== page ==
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Prison Service Management And Organisation

Volume 300: debated on Monday 10 November 1997

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To ask the Secretary of State for the Home Department if he will make a statement on the Director General's review of management and organisation of the Prison Service. [15642]

The Director General has now completed an internal review of the management and organisation of the Prison Service.The review has recommended, and I have endorsed, a programme of action with the following key elements:(i) measures to assert and reinforce Ministerial responsibility for the Prison Service. The Government have already made clear their commitment to taking proper Ministerial responsibility for the Prison Service. Parliamentary Questions are now answered by Ministers and not by the Director General. Further measures to be taken in the light of this review are as follows:

from 1 January Ministers will chair quarterly meetings to review formally the performance and plans of the Prison Service. The report concludes, and I agree, that in the circumstances of the Prison Service such an arrangement better supports the Government's approach to Ministerial oversight than any form of separate Advisory Board;
the Agency Framework Document will be updated and reissued with a new Ministerial preface when the Comprehensive Spending Review is further advanced;
the Prison Service will take action to develop a greater sensitivity to the nature and demands of Ministerial responsibility for the Service at all levels in the Agency. This will be reflected in specific training programmes and in key documentation.

(ii) a new focus on the delivery of effective prison regimes and preparation for the release of prisoners. The Government are committed to the development of constructive prison regimes which address offending behaviour. Her Majesty's Chief Inspector of Prisons has drawn attention to, and been critical of, the wide variation in standard levels of performance between prisons of the same type. The review concludes that an improvement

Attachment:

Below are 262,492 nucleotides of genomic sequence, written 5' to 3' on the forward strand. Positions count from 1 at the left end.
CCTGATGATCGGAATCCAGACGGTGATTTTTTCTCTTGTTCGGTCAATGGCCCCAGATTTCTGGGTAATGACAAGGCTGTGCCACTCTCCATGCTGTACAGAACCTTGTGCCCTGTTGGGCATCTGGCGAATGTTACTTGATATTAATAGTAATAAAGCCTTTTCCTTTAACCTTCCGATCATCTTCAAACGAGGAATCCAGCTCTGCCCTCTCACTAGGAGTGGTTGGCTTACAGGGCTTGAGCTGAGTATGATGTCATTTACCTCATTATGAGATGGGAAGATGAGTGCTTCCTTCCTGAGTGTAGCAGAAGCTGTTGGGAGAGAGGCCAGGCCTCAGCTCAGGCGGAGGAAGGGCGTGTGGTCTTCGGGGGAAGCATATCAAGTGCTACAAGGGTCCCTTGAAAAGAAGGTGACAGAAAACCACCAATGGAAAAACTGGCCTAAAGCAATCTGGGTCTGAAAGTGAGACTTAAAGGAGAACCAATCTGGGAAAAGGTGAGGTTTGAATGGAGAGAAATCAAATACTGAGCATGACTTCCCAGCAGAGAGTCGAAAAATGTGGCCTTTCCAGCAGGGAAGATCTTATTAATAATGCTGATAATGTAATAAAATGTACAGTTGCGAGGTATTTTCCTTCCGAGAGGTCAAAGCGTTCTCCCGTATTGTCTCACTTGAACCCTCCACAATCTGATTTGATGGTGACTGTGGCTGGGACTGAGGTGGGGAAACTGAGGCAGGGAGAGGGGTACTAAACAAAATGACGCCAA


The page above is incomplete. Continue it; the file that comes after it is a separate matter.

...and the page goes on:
in performance in this area is required; and that the top management of the Prison Service is not, at present, organised in such a way as to deliver the necessary leadership and direction required to secure an improvement. The Prison Service will, therefore:

plan for and seek substantial improvements in the effectiveness of regimes and the preparation of prisoners for release, while continuing to maintain its performance in relation to security and control; and
create a stronger capacity within Headquarters to develop regime standards and polices for all prisoner groups and to support the operational line in monitoring performance and spreading best practice. This will be provided by a Director of Regimes at Prisons Board level, supported by Assistant Directors with separate, specific responsibility for: young offenders; women; adult males, lifers and parole; and prisoner administration.

(iii) a major programme of change to improve the managerial effectiveness of the organisation. This reflects the need for:

the Prisons Board itself to operate more strategically and effectively. Responsibilities will be clarified at Board level, with separate policy Directors of Regimes, Security and Healthcare. One policy Director will be designated as Deputy Director General and will deputise for the Director General in his absence and ensure effective co-ordination of the day day to work of the Service;
more effective standard-setting and performance management systems. A clear set of core standards will be formulated, supported by a set of functional standards for different types of prisoner and prison. The contact between the Governor and the Area Manager will be used as the key business management tool of the Prison Service; and in the longer term the Service will move towards the replacement of contracts with more formal service level agreements, providing a form of internal purchaser/provider arrangement;
a major investment in management development and training will be taken forward when the Prison Service can identify efficiency savings. The net for recruiting managers to all levels in the Prison Service will also be widened.

I welcome the outcome of this review—not least because it is the product of an internal, rather than externally imposed, analysis. None of the proposals to be implemented is intended to pre-empt the outcome of the wider review of the Prison and Probation Services which I announced in reply to a Question from the hon. Member for Bristol, North-West (Dr. Naysmith). Official Report, column 172, or the Comprehensive Spending Review, which are proceeding in parallel. The action proposed will, however, help to position the Prison Service for whatever changes may emerge from these reviews and make improvements which are needed in their own right. The Review will be taken forward within existing Prison Services resources.

I am placing copies of the Review in the Library.